The most unusual story in aviation history
Pioneering women in aviation is not something new, think Amy Johnson (the first female pilot to fly solo from London to Australia) or Amelia Earhart (one of the most famous female pilots of all time).
However, on International Women’s day, we decided to share with you an unusual story about a woman who not only contributed significantly to aviation but who is an exemplar to the evolution of women. What makes this story unusual is not her achievements in aviation nor her passion about flying but the determination she had to stand out from the crowd.
Blanche Stuart Scott (also known as Betty) was born on April 8, 1884 in Rochester, New York. In 19th century America women’s rights were far from equal; they did not have the right to vote or ask for divorce. Education for women during this period was limited and it was commonly believed that a woman’s place was in the home. In this era an unusual woman was born. Her destiny not only left a legacy on aviation, but truly inspired women for generations to come.
The story begins with Betty Scott’s father, John Scott, a successful businessman who manufactured and sold patent medicine. He acknowledged that his daughter was not just a regular girl. Betty was regarded as a “tomboy” and later became known as “the tomboy of the air”. Although she was the first American woman to fly an aircraft her passion, in the beginning, was not aviation!
At the age of thirteen, Betty’s father bought her a one-cylinder Cadillac car. At that time there was no legal minimum age for drivers. However, a thirteen-year-old GIRL who dared to drive throughout the city couldn’t help but attract public attention.
Unfortunately, Betty’s father passed away in 1903 when she was only 19. Her ongoing boyish behaviour made her mother register her at finishing school, as an attempt to embrace her femininity.
After graduation Betty decided to do something even more unexpected, disrupting the status quo of her society. She convinced Willys- Overland Motor Company to sponsor her to drive one of their cars across the north American continent from New York to San Francisco. The president of the company agreed, the potential publicity of a young lady driving coast to coast was appealing. Thus, Betty Scott started her automobile journey on May 16, 1910 accompanied by Gertrude Phillips a young woman reporter. Their journey came to an end 67 days later. This was a significant challenge; the route was 5,393 miles with only 220 miles on paved roads. Her automobile was subsequently named "Lady-Overland".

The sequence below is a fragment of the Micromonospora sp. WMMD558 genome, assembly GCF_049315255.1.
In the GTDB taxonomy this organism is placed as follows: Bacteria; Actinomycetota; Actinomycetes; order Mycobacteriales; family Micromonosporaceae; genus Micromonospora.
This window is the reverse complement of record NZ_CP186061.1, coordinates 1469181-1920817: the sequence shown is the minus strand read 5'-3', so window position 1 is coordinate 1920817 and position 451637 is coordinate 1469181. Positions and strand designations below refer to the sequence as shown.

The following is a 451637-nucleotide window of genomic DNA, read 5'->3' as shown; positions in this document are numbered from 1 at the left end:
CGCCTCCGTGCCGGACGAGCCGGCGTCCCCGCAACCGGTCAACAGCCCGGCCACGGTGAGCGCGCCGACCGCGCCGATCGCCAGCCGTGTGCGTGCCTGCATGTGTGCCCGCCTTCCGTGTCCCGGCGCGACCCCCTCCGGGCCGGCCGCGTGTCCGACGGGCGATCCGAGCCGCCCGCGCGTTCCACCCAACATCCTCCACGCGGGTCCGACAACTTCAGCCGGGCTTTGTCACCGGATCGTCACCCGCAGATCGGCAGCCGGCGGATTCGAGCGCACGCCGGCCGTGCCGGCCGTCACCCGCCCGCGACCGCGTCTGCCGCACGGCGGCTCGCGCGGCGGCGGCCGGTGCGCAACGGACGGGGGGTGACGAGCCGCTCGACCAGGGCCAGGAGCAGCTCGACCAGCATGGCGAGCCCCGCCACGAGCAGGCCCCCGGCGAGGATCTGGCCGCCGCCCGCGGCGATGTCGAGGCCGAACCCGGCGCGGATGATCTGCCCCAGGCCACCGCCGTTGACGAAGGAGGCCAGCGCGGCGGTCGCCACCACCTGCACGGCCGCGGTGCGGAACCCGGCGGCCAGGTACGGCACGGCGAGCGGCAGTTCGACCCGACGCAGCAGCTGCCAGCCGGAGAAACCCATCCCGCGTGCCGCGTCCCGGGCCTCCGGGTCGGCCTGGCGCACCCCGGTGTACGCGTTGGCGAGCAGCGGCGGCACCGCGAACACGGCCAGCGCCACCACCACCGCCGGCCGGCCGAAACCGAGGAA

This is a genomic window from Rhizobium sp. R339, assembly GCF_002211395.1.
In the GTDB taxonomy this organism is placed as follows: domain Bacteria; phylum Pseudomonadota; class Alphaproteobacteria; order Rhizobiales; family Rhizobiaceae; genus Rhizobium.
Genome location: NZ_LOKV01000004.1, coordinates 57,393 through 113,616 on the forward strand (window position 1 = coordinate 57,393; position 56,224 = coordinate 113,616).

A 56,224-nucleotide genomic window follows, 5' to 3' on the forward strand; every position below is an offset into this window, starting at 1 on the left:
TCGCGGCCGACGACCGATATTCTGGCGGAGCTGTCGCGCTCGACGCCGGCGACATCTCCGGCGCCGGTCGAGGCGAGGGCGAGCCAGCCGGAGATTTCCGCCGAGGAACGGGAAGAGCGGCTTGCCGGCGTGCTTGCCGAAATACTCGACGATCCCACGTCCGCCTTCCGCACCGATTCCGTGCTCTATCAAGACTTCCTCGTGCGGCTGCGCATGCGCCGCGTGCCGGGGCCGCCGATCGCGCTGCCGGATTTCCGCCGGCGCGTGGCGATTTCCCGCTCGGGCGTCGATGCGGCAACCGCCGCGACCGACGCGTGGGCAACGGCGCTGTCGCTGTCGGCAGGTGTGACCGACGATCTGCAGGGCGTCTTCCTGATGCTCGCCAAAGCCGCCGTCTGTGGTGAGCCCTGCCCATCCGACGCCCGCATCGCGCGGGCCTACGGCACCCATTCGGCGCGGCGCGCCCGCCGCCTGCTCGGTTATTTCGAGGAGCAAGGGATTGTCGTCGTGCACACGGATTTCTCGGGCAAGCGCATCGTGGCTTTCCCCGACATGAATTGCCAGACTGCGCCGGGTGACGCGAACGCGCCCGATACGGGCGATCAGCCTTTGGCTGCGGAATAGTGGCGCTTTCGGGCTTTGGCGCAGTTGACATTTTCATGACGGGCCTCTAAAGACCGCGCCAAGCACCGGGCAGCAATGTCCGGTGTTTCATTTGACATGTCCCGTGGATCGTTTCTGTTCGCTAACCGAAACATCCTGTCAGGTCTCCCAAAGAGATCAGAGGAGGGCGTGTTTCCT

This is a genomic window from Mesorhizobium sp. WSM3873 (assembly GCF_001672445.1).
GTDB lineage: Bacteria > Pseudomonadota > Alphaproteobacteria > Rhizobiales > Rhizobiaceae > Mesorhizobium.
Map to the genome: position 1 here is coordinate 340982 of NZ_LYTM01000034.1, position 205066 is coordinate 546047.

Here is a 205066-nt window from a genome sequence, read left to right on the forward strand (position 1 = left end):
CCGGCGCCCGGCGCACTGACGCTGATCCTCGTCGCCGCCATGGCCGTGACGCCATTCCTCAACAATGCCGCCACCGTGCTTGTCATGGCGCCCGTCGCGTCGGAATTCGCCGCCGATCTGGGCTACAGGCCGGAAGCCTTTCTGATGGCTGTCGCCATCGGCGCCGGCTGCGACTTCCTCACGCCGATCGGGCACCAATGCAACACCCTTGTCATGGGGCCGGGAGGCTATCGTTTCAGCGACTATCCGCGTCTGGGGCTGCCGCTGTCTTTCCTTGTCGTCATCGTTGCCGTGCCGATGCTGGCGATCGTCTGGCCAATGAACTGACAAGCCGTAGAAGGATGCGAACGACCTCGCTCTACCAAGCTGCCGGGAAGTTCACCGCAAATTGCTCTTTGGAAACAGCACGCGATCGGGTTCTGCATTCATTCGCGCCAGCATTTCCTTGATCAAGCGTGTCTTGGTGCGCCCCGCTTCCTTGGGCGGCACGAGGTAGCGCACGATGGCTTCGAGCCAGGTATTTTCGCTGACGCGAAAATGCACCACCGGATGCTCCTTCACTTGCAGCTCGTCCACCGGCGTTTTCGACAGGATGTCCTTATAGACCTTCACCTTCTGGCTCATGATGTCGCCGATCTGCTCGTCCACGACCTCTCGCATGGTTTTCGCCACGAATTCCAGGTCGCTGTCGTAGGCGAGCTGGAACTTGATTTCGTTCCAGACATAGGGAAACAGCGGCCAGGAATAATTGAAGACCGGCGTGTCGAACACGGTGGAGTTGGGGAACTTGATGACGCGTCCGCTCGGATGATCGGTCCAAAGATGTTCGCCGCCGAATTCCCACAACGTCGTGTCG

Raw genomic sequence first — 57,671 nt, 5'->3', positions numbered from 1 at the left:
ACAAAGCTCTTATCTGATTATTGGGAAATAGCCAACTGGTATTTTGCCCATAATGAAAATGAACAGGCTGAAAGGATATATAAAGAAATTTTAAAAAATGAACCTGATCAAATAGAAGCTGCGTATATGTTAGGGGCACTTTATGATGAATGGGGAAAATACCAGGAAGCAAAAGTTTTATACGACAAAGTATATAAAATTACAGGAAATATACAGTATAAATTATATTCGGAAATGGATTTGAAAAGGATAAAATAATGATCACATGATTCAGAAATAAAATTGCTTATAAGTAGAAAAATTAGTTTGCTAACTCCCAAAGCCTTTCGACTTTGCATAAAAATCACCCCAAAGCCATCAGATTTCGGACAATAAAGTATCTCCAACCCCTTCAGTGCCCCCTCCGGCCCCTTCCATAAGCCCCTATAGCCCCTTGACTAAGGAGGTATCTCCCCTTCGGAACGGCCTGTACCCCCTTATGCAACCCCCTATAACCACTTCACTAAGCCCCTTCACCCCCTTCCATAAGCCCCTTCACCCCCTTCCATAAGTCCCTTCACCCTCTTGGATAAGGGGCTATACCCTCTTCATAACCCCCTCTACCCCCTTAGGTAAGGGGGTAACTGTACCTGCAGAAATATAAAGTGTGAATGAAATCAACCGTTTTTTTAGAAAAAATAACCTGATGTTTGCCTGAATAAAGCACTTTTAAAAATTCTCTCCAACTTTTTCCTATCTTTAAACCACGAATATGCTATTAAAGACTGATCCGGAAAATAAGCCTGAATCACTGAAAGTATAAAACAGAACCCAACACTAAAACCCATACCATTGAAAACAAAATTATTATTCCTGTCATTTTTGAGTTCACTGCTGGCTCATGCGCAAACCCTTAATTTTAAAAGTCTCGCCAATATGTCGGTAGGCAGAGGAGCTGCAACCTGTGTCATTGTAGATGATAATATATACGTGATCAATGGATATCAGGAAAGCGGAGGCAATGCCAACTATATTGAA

Betty’s next adventure gave her an uncredited title of the first American woman to take a solo hop into the air, whether that was intentional or not we will never know (the block on the aircrafts throttle jolted out of place, lifting her into the air during practice). It was a short flight and wasn’t credited, but technically she was first! She was the only female to be taught by Glenn H. Curtiss (an aviation pioneer) and he supported her to fly for the Curtiss Exhibition Company.
After that she flew again during an exhibition in Fort Wayne, Indiana before she settled down and married Mr. Stuart, Overland's press agent in Ohio where her life adjusted according to her era’s expectations but…not for long.
In July 1911, she joined Thomas Scott Baldwin's air show troupe flying one of his Red Devil biplanes at Mineola, Long Island. That accomplishment was recognised it as “the longest flight ever made by a female”. Nevertheless, this happened by accident. She flew over the scheduled time after being distracted following a heated argument before her flight. By accident or not, she was a thrilling performer known for her “Death Dive” from 4,000 feet. After several exhibitions in the air she worked with Glenn Martin, the famous airplane designer and builder as a test pilot. She became the “first woman test-pilot” in USA.
Despite her success as a pioneering aviator Betty retired at the age of 30 after having acquired several “first” titles and broken a total of forty-one bones - her accomplishments didn’t come without danger!
Betty then changed career to be a movie producer, screenwriter, radio announcer and program director. For the rest of her life her career moved to public relations and she appeared on TV and radio shows by describing her previous accomplishments while she was hired to promote United States Air Force Museum. She was honoured several times by The Aeronautics Association of the United States, the Antique Airplane Association and even after her death she was honoured by the U.S. Postal Service with a commemorative stamp in 1980.
Blanche Stuart Scott was an extra ordinary woman who chose a life based on her passions. She ignored what was socially acceptable, personally and professionally. She divorced once, she married twice and despite her career in aviation she had no pilot's license nor a driver's license! A great attribute should also be paid to her father who accepted his daughter’s unique personality and instead of persuading her to conform, he blew the fire she had in her heart.
“My interest in life comes from setting myself huge apparently unachievable challenges and trying to rise above them”.